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on 21 May 1999
Alice Walker once said of Cane that she "could not possibly exist without it." I feel the same way. This is the most glorious, complex, heartwrenchingly beautiful collection of poems and prose that I have ever encountered. Toomer was a lyrical, insightful writer. He was someone who understood and could convey pain. Whatever racial classification people may settle upon, it is clear that Toomer was influenced by the black experience in the U.S. -- Cane reads like jazz sometimes, like blues at other times, and every once in awhile like gospel; in any case it is musical, rhythmic, and it gets to your soul.
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on 29 December 1997
This is perhaps one of my favorite works of literature I've ever read. This piece of literature uses poetry and short stories to portray the vast experiences of Afican-Americans in America. This novel (of sorts) opens your eyes and does so subtly and beautifully through various characters and the experiences they go through or fight against. Although written over fify years ago, Toomer's work relates well to the problems/concerns of race in America today. I feel this should be a required work in studying Modern American Literature and the African-American Experience. If there is a firm "canon" ever established, this should be included.
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on 13 April 1999
Toomer considered race arbitrary. Above all, he considered himself an American. Read this book; or, if nothing else, at least read "Blood-Burning Moon" to experience some extremely intense prose.
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on 22 March 2013
Just masterpiece . On level of "Mullato" by Langston Hughes and other Harlem Renaissance writers. (Countee Cullen, McKay).
Very interesting form- short stories, poems, and sketches connected together in one sensitive stream.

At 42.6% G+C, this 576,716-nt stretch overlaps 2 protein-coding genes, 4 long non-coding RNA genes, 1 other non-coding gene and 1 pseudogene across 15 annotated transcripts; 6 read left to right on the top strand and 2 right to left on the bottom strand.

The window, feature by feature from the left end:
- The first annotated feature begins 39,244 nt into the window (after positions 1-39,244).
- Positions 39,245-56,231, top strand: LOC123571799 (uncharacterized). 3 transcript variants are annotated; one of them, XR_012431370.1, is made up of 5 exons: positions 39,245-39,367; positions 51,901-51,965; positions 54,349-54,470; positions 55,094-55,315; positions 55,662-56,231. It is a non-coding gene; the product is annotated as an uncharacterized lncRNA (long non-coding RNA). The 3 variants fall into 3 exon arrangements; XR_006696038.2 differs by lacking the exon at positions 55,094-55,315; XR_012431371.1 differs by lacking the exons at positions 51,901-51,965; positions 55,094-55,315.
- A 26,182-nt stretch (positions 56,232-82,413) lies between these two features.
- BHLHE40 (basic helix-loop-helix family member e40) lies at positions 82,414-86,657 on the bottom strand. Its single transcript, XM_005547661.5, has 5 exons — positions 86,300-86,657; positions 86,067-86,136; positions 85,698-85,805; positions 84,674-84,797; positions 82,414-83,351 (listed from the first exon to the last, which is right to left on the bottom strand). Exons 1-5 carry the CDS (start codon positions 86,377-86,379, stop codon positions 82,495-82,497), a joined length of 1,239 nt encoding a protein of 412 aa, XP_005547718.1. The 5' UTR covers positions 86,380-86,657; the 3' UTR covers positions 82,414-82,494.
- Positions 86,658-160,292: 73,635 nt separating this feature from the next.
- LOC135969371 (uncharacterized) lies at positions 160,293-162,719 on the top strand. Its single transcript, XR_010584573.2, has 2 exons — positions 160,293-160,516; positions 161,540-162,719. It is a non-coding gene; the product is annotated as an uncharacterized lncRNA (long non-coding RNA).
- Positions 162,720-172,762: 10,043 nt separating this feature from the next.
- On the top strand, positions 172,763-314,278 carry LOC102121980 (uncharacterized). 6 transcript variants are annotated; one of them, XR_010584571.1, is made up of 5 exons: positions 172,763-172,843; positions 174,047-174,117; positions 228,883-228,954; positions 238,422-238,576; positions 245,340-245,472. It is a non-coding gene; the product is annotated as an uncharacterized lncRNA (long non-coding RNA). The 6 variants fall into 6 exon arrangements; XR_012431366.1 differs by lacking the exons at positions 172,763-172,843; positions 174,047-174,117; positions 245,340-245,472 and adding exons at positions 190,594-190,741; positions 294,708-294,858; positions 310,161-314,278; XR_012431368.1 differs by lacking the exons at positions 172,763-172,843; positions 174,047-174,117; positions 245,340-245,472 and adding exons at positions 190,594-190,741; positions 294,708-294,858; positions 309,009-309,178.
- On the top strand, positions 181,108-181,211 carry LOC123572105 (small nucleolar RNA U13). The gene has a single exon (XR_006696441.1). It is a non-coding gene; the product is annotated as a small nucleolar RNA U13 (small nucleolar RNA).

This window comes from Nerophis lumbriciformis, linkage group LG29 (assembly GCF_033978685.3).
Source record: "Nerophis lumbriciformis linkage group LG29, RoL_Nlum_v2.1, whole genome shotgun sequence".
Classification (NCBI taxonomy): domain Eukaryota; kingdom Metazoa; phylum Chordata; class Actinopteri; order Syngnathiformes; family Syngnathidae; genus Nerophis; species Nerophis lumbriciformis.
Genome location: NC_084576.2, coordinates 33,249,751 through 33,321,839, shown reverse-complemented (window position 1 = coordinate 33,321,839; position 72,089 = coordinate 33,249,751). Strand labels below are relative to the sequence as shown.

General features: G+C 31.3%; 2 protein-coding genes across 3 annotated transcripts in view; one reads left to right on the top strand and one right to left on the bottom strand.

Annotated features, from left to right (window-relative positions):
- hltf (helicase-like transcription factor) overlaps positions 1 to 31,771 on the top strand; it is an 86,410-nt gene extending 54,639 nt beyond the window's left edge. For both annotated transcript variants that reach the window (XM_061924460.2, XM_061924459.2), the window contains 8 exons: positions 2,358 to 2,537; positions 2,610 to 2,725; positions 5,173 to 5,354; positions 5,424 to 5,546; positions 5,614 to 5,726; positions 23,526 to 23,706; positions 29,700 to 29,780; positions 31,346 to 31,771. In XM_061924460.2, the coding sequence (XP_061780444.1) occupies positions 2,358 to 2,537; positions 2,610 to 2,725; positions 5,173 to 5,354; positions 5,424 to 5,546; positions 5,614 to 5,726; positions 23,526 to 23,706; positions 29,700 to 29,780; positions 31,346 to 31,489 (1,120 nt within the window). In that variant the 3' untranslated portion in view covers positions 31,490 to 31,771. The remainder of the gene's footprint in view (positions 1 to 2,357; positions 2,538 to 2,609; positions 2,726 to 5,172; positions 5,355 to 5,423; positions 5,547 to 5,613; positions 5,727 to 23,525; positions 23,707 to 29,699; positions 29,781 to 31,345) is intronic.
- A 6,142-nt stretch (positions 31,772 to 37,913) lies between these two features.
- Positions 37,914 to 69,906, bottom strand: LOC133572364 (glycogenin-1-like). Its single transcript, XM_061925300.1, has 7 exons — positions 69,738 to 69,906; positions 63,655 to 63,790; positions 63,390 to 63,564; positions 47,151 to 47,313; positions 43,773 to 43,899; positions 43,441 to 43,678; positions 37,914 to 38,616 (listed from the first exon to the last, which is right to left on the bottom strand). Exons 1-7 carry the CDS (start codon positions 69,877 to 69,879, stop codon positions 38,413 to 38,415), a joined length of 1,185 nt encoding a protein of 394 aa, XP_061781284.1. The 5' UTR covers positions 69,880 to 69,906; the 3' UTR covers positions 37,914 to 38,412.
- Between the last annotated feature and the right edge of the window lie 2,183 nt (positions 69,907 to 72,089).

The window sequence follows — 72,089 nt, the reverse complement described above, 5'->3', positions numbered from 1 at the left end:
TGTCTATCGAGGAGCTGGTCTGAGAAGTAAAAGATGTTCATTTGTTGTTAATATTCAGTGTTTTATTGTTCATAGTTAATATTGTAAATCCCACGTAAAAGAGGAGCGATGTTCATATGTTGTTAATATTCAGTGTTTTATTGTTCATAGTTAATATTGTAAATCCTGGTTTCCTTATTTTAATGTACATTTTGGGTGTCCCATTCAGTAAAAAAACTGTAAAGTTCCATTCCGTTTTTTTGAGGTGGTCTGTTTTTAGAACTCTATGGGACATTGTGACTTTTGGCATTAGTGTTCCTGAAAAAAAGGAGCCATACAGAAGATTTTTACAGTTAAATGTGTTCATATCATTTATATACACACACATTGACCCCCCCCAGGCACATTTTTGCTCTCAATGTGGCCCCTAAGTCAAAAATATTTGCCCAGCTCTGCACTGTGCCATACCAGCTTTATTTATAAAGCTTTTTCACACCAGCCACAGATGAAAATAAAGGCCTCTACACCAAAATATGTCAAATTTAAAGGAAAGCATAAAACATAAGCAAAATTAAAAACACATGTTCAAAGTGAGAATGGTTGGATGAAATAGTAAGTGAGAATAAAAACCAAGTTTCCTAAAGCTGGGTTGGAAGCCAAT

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on 24 February 2012
This is a sequence of short poems and short prose texts. The do not make for easy reading - the jacket of the Library of America edition that collects this along with other works of the Harlem Renaissance describes it as a strong example of modernism and it still makes the punch of the new and unexpected - but I found it generally rewarding.The one exception for me was the lengthier piece ends the book and is probably more directly autobiographical - which I found strangely less gripping.
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on 4 April 1999
It is irrelevant whether you choose to refer to Jean as black or as a MIXED CAUCASIAN. That is as riduculous and naive a moniker as you claim black to be. All caucasians are mixed, as all blacks are mixed. If the matter of his race was so simple, then he would not have fretted so much about it. He IS black in the sense that, by identifying him with black people, you get a more realistic sense of the context in which he lived his life. Labels such as "mixed caucasian" do nothing save give a mislesading starting point for evaluating his work. Oh, and by the way...His family WAS a member of the ealy African-American elite. He is from an old gaurd black family.
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on 6 July 1998
Readers who call Jean Toomer "black" or "African American" are totally in error. He rejected that racist "one drop" classification and deserves praise and admiration for doing so. Toomer's parents and grandparents were not "black middle class" but looked whiter than many Americans who call themselves "white."
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on 6 July 1998
Readers who call Jean Toomer "black" or "African American" are totally in error. He rejected that racist "one drop" classification and deserves praise and admiration for doing so. Toomer's parents and grandparents were not "black middle class" but looked whiter than many Americans who call themselves "white."
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